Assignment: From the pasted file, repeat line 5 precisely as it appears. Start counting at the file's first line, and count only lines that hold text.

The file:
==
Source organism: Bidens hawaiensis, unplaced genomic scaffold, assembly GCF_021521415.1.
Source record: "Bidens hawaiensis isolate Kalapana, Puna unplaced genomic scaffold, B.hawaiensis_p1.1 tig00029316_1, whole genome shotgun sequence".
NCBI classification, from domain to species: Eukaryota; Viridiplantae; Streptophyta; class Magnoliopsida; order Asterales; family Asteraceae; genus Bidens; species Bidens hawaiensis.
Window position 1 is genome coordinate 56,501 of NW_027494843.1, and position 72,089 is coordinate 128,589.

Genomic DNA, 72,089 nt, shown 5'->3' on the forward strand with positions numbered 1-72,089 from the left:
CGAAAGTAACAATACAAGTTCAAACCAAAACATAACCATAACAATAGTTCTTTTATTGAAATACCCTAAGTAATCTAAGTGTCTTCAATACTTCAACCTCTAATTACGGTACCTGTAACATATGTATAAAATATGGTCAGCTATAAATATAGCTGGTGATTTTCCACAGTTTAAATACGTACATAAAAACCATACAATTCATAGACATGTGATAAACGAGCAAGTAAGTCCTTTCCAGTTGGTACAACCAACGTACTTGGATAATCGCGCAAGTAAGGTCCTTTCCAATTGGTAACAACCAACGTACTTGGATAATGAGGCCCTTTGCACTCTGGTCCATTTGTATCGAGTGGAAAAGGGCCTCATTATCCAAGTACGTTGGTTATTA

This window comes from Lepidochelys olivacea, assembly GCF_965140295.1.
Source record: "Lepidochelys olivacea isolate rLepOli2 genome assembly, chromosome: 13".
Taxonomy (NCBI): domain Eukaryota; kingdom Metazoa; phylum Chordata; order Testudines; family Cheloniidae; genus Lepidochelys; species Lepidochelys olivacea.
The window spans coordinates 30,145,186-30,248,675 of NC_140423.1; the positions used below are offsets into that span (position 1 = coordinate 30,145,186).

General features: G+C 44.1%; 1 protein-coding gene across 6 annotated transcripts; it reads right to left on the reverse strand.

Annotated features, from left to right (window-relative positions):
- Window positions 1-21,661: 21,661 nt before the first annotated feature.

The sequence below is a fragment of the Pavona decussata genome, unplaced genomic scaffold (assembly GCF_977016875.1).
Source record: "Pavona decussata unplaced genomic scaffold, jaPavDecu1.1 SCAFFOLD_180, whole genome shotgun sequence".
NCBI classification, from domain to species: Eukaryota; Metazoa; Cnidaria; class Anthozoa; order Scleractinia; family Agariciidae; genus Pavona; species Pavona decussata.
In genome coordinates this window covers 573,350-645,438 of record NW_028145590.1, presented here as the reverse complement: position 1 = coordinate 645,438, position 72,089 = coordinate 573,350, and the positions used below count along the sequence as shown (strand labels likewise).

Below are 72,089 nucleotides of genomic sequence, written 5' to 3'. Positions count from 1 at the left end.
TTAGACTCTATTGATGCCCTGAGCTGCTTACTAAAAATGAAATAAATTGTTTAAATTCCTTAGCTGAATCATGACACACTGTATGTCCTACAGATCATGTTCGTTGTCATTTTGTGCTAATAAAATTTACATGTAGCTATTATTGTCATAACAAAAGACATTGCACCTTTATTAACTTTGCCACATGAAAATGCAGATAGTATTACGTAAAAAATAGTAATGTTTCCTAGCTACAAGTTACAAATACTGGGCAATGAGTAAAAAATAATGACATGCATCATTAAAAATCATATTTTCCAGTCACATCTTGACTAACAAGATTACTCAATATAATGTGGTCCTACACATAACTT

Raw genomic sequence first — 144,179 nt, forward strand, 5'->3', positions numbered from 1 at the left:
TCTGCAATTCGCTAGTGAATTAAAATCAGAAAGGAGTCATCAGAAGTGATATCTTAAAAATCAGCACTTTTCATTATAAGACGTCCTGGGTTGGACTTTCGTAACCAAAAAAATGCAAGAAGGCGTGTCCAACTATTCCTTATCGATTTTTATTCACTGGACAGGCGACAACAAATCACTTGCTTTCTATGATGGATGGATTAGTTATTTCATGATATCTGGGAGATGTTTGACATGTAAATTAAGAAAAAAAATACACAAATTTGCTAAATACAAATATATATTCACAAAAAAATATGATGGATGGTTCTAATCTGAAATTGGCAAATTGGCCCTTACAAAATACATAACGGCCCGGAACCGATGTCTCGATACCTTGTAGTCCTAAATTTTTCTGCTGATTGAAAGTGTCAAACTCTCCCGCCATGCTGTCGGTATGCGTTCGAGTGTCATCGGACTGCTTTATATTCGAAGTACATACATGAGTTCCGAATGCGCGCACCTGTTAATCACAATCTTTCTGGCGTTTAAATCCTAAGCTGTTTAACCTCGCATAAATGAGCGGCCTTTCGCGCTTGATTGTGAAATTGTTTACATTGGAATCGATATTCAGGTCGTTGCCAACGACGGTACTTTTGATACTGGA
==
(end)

Genomic DNA, 72,089 nt, shown 5'->3' on the forward strand with positions numbered 1-72,089 from the left: